Is the pricing cheaper?
Recent research from UK Supplier Octopus Energy found that there are four times as many cheap energy deals on the market than there were before the introduction of the Price Cap. Octopus Energy quantifies a ‘cheap’ deal as one where a typical consumer would be charged less than £1,000 a year. The research found that there are currently 17 tariffs on the market that qualify as opposed to four in December last year.
Despite the proliferation of these cheap plans, there is suggestion that retailers have simply raised the cost of deals close to the limit of the Price Cap in order to compensate for losses from other plans. There is concern that some suppliers are seeing the Cap as a target for what they should charge, rather than a limit. In 2019, there have been 42 price rises compared with 15 at the same time last year, with the UK’s ‘big six’ all raising their prices. However, for those customers willing to shop around, there are still deals in the market which are £400 cheaper than the Price Cap.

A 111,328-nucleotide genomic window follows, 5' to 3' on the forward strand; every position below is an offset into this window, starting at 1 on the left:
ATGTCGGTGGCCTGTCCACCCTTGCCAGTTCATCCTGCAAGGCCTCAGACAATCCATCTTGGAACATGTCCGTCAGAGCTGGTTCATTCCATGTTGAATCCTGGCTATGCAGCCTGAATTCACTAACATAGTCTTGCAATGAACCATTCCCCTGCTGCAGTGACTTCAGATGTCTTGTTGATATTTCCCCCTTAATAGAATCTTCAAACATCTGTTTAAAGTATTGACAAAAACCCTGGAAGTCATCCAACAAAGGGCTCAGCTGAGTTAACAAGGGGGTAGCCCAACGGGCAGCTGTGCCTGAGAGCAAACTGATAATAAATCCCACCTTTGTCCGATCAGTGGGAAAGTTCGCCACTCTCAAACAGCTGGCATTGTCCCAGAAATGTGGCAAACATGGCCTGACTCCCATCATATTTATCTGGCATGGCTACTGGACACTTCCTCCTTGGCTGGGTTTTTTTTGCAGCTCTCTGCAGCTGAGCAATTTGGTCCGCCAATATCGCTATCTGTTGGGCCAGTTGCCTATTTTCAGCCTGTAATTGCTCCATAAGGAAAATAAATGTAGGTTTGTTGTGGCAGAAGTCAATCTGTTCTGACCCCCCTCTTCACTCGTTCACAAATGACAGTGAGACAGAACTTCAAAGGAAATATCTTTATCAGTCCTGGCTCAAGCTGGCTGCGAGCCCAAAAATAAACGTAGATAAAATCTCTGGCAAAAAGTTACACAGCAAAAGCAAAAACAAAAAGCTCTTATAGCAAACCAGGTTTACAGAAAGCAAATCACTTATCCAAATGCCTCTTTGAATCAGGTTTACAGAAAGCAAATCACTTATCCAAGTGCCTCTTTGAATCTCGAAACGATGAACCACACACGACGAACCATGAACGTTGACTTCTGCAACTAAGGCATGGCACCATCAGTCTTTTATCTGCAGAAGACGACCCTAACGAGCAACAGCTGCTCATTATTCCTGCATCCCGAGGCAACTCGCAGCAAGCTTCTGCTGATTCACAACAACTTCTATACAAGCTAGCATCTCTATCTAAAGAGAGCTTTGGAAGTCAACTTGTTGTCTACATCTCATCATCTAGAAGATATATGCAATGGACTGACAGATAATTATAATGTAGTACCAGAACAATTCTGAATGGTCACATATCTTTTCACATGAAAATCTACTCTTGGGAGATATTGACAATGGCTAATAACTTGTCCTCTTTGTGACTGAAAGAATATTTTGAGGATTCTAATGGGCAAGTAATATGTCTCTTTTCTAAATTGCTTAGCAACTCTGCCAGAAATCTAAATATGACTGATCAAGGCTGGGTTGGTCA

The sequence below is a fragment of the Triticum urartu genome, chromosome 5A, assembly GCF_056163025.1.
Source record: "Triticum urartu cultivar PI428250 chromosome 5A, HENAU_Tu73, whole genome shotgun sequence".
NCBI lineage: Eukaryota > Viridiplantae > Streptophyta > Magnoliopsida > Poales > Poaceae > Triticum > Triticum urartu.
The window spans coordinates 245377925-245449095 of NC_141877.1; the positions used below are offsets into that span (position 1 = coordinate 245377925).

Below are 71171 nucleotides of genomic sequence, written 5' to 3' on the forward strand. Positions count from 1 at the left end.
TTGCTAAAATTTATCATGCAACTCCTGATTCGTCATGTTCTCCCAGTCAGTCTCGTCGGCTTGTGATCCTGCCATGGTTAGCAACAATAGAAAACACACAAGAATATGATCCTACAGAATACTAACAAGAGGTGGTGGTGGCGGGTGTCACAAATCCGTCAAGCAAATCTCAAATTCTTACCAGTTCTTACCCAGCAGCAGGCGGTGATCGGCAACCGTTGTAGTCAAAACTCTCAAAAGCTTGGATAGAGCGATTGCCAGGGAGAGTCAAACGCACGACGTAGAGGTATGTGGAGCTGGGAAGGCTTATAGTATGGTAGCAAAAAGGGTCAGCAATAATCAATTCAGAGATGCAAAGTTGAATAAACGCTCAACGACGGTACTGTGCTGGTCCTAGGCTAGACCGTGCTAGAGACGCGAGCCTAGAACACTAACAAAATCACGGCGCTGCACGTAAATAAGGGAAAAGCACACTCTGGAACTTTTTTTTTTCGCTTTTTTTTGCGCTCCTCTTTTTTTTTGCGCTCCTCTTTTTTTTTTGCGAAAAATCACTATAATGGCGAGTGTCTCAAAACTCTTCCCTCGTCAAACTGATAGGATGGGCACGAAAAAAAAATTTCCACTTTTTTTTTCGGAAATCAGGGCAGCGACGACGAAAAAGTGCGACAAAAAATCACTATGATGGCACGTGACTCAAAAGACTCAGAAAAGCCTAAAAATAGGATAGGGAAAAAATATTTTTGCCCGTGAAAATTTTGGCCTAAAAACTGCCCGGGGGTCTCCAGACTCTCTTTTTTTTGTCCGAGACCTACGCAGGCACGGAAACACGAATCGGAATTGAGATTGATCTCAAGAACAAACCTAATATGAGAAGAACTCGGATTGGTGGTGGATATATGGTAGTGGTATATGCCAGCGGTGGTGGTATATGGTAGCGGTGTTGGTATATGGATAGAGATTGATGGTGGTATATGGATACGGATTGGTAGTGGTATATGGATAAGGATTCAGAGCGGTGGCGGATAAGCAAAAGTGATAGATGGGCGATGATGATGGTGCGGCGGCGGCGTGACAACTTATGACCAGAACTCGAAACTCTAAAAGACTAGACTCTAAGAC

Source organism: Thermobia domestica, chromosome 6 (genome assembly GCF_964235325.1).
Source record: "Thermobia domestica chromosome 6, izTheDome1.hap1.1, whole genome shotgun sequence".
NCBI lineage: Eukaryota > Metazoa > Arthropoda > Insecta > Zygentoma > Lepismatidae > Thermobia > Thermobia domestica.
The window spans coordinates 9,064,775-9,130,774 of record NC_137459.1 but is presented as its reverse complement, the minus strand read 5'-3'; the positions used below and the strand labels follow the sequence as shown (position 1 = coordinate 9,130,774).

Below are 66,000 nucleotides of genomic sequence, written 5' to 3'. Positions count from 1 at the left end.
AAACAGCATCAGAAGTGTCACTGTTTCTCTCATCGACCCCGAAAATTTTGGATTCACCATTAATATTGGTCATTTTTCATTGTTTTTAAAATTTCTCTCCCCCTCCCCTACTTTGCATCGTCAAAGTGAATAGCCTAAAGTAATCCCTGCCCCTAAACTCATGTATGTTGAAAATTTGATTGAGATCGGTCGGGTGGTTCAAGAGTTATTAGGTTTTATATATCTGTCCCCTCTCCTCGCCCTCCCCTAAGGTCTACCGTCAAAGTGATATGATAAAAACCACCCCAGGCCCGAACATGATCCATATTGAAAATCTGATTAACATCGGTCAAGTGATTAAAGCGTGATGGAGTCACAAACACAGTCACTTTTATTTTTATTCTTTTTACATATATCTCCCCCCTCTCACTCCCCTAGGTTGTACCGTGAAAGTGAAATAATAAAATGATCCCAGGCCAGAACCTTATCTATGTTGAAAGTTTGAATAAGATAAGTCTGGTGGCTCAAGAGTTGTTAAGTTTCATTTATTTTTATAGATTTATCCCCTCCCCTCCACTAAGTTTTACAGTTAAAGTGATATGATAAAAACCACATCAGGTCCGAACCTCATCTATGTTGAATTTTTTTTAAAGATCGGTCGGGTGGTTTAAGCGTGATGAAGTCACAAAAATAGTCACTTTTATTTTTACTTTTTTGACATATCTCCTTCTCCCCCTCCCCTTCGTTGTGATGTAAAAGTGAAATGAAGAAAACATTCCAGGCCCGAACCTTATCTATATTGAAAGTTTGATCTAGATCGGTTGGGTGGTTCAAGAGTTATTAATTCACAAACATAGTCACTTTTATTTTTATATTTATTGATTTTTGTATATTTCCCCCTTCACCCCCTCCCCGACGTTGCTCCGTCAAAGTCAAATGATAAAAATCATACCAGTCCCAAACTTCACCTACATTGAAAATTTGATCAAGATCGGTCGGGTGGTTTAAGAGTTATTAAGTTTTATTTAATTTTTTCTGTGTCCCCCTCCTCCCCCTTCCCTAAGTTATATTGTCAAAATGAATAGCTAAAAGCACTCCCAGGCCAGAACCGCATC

What does this mean for the DMO and VDO?
So, what insight does this examination provide us into the future of the DMO and VDO in Australia? Given both were enacted to protect disengaged consumers and have a similar implementation, it is plausible to expect the DMO and VDO to follow a similar trajectory to the Price Cap. In fact, there are early signs that this is likely to be the case – some of the big retailers in Australia have already downcast their forecasted earnings due to the regulatory changes, and there is even suggestion that some retailers are manipulating pricing in Australia. What is undeniable, for consumers in both the UK and Australia, is that comparing and switching remains the best chance of securing the best value deal.